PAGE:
A story in Rolling Stone
magazine says the U.S. Army wanted to use psychological operations -- known as "psy ops" -- to persuade members of Congress to support troop and funding increases in Afghanistan.
Lt. Col. Michael Holmes told reporter Michael Hastings that Gen. William Caldwell ordered him to perform psychological operations on VIPs visiting Afghanistan and reprimanded Holmes when he refused.
"My job in psy-ops is to play with people's heads, to get the enemy to behave the way we want them to behave," Holmes told Hastings. "I'm prohibited from doing that to our own people. When you ask me to try to use these skills on senators and congressman, you're crossing a line."
In a statement to Rolling Stone, Caldwell "categorically" denied the claim. He is in charge of training Afghan troops
Nonetheless, Gen. David Petraeus, commander of U.S. Forces in Afghanistan, will investigate allegations, according to the Washington Post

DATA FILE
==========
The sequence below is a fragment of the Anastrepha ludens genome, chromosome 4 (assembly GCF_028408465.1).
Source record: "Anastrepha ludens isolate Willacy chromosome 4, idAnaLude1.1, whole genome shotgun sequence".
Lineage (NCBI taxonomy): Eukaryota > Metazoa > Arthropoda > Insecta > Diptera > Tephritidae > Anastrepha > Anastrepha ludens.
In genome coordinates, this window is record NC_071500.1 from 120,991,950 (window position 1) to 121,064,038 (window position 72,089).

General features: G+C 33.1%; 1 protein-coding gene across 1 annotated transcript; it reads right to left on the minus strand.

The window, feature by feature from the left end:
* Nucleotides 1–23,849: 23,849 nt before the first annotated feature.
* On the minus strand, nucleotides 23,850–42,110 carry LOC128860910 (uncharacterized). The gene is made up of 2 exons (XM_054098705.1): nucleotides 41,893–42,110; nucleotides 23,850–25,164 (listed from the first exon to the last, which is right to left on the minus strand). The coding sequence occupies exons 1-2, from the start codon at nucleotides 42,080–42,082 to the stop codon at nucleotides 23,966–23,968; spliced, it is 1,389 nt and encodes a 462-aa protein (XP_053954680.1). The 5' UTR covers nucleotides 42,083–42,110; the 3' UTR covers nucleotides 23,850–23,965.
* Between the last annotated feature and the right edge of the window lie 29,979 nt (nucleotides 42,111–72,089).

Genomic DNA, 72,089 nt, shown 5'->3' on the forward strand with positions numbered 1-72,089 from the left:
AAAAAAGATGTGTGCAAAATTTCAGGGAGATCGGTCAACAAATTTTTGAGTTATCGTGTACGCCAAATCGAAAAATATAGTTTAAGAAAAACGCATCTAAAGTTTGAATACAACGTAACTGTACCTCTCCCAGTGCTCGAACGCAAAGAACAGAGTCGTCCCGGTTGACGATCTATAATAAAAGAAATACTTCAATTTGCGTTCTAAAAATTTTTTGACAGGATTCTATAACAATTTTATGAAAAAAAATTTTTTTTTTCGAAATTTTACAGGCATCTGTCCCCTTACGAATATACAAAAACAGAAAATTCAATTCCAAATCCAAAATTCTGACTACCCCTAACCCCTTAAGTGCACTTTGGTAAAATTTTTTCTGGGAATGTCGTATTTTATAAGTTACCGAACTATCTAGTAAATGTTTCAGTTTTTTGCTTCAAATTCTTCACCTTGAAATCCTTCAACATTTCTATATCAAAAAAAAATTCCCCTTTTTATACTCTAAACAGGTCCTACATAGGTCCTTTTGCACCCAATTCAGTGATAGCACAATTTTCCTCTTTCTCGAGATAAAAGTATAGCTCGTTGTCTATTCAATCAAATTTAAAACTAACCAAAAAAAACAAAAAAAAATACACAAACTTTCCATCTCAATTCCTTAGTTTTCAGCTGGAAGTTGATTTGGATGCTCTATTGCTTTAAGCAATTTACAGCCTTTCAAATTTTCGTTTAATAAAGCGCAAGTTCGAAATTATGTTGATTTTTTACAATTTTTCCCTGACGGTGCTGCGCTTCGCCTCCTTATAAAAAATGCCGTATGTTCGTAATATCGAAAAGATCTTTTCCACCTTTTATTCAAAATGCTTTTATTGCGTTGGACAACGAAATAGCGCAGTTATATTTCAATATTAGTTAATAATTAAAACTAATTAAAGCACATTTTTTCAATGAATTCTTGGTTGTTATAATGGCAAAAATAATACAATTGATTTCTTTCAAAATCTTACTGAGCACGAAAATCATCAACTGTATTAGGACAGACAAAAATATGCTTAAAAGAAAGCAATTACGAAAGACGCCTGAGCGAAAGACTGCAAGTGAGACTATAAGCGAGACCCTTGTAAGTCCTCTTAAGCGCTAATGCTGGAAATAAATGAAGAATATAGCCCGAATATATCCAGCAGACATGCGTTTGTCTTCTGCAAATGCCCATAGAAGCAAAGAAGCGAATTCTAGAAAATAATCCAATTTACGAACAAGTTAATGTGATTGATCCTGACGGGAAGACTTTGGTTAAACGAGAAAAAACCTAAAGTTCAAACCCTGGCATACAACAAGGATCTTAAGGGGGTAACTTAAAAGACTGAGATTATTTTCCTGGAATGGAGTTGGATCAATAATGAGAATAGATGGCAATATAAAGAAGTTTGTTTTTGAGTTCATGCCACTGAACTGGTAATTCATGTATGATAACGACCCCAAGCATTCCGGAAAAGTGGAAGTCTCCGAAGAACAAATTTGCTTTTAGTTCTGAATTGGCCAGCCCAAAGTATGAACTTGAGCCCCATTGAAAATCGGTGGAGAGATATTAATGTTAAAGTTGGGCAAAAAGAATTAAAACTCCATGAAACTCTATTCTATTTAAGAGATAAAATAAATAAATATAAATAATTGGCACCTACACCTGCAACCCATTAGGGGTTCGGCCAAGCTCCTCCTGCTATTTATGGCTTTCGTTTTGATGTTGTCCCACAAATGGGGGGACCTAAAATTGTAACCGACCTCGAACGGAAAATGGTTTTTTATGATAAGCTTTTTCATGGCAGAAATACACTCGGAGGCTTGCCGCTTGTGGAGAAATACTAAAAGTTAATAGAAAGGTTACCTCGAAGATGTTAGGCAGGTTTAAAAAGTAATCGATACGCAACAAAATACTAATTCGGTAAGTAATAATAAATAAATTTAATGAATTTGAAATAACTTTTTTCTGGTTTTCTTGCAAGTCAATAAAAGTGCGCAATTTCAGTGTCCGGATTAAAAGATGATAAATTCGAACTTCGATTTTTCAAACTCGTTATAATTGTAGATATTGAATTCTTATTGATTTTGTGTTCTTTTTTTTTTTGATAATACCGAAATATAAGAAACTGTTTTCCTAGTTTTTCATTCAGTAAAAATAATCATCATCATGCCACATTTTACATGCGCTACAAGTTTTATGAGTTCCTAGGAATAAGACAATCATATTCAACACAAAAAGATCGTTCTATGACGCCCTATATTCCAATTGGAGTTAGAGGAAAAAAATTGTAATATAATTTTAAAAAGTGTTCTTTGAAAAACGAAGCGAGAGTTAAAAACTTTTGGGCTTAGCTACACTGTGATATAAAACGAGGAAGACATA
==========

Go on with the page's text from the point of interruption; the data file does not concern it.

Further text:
Sen. Carl Levin, chairman of the Armed Services Committee, skirted the issue when questioned about it, the Hill reports
. Levin said he has long supported beefing up U.S. and Afghan capability and that "I have never needed any convincing on this point."
The Rolling Stone story says Holmes' unit was told to find ways to stress such a need to visiting lawmakers, among them Sens. John McCain and Joe Lieberman and Rep. Steve Israel.
Hastings created a stir last summer with another article in Rolling Stone, in which Gen. Stanley McChrystal, then commander of coalition forces in Afghanistan, criticized U.S. strategy. McChrystal was eventually relieved of duty
by President Obama and replaced by Patraeus, who successfully led the American "surge" effort in Iraq.